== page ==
In 1977 I felt it was time to go a step forward, it was a pivotal year. I built the first generation of Le Mobile…a name I choose for its bilingual flexibility as it works both in French and in English.
WRR: You must have faced some obstacles or challenges…can you talk about some of these?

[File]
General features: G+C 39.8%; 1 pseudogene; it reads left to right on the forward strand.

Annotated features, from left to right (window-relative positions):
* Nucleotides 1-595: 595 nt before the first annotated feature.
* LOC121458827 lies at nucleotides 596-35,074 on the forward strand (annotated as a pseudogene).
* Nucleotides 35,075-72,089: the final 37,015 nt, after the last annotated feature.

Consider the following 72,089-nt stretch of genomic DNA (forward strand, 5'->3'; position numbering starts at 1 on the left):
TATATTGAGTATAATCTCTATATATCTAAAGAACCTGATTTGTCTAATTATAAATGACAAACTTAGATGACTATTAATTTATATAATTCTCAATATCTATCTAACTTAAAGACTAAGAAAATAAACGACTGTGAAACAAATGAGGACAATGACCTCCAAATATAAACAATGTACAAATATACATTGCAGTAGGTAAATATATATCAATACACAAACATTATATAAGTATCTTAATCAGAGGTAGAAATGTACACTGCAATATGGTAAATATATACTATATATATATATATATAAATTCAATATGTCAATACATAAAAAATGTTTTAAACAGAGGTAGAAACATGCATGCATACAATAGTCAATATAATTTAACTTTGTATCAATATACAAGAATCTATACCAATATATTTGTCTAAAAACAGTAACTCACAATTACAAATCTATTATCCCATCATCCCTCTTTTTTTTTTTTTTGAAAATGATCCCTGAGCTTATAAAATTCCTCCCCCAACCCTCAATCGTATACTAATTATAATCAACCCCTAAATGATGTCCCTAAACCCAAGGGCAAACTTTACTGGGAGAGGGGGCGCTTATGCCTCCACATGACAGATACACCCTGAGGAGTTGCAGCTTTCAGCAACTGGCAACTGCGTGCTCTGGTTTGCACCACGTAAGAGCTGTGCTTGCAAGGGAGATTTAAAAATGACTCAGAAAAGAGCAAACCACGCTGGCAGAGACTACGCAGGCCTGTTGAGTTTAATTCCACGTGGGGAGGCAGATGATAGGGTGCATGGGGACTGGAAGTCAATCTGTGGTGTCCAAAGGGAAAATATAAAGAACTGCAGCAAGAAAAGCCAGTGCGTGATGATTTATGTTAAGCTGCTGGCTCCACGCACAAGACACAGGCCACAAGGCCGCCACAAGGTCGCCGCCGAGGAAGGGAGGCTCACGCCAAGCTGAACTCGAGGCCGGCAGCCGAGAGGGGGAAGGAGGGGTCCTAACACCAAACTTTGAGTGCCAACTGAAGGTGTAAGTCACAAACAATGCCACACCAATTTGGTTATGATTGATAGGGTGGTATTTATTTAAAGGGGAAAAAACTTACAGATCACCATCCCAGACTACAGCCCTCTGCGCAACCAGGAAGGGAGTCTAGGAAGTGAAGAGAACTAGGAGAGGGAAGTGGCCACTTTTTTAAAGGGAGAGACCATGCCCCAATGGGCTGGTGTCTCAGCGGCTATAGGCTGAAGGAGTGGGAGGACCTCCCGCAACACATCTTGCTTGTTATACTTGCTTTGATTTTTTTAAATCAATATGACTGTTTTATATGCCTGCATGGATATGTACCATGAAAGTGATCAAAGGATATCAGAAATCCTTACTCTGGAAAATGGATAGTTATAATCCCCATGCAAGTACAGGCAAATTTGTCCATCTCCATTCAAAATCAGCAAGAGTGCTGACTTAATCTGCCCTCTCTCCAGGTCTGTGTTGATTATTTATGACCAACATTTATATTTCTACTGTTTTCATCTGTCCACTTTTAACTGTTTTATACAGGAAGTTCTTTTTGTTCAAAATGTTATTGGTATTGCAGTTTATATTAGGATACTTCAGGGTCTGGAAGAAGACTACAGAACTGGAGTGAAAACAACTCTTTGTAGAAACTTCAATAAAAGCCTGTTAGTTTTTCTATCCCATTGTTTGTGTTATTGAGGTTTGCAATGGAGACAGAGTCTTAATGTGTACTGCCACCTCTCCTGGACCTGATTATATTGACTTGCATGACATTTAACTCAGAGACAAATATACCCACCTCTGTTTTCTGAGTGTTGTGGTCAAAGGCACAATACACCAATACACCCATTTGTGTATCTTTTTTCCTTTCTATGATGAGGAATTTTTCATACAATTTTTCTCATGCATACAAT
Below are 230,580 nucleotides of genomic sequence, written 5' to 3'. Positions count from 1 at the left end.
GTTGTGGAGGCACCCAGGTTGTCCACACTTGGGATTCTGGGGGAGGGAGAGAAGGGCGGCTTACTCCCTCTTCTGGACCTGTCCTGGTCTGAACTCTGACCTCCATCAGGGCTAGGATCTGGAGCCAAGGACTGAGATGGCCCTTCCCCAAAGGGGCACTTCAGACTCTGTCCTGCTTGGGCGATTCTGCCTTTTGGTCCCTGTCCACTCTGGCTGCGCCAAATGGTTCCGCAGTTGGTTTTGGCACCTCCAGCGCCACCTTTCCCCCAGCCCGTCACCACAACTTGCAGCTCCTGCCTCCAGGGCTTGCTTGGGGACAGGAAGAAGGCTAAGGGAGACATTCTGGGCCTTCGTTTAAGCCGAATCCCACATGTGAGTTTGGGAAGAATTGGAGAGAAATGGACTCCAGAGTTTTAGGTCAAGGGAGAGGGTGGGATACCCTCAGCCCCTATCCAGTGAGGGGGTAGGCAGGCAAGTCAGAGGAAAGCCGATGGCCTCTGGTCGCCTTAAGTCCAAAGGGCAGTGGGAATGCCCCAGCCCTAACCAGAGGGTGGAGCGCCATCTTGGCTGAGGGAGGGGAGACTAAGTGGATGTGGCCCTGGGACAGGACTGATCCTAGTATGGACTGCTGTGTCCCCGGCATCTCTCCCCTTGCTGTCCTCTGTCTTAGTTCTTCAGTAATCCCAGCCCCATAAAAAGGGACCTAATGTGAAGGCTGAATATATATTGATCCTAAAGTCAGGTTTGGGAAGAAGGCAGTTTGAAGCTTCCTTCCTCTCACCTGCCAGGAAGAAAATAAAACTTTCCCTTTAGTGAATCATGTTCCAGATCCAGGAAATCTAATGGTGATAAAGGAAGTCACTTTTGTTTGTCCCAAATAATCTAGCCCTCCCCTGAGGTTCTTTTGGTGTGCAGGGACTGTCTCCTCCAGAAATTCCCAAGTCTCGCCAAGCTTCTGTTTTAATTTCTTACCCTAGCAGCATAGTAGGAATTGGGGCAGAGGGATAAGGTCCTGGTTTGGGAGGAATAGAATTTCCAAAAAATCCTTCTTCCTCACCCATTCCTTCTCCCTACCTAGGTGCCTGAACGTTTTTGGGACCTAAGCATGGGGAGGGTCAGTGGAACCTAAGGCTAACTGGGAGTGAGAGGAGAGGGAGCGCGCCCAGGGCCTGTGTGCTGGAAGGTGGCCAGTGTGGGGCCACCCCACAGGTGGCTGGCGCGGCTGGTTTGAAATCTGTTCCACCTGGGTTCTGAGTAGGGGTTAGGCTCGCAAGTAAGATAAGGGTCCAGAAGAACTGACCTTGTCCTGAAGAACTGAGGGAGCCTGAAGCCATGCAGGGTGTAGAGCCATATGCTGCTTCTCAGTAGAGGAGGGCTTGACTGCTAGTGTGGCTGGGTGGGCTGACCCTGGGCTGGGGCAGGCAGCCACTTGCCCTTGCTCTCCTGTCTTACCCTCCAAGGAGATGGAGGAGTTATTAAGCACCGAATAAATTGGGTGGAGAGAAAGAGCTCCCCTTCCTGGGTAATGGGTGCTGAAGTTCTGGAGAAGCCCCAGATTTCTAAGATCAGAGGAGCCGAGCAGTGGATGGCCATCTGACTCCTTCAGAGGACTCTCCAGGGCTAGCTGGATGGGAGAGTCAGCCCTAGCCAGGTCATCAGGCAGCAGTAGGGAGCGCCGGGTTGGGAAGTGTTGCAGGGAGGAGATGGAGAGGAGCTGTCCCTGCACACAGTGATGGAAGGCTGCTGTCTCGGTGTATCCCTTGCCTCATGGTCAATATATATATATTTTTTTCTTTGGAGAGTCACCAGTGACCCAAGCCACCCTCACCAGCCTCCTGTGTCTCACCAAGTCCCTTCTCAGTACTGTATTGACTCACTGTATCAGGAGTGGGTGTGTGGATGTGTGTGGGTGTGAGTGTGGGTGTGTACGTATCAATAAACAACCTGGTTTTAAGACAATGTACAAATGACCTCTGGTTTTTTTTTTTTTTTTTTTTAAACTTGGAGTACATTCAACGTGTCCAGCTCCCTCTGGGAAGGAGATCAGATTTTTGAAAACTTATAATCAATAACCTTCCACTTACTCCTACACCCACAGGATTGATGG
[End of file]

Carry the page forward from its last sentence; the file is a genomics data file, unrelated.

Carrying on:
Charbonneau: My first challenge came when I built Filtroson and involved getting the financing for it. When I purchased my first Neve console and my first Studer 24 track recorder, I did not have any capital and had to convince both companies to let me have the equipment. In retrospect I am amazed that they allowed me to do this. With a small Neve console and one Studer A80 24 track tape recorder that I installed myself, I drove the Filtroson truck directly to the bank and asked for the money to pay for it. At the time I possessed only two things: my only regular client (which was the radio station) and my driving enthusiasm; as nothing could have stopped me from my dream. Bruno Hochstrasser from Studer (for whatever reason) believed in me and was an enormous help. He sold me my first 24 track recorder that was fitted with 16 audio channels. Since I did not have to money to purchase them all, he allowed me to purchase each one as I could afford. Therefore, every month I was adding one module of audio channel (s) to my recording machine. Bruno is a great example of someone who made my life so much easier over the years and in fact is a still a great friend. He is also someone who is very passionate about all the Studer products and at the same time has always been very well respected in the industry. So much so, that when he eventually moved back to Switzerland he was asked to fill the large shoes of Willy Studer…and Willy Studer is to the audio equipment world what Enzo Ferrari is to the automobile world.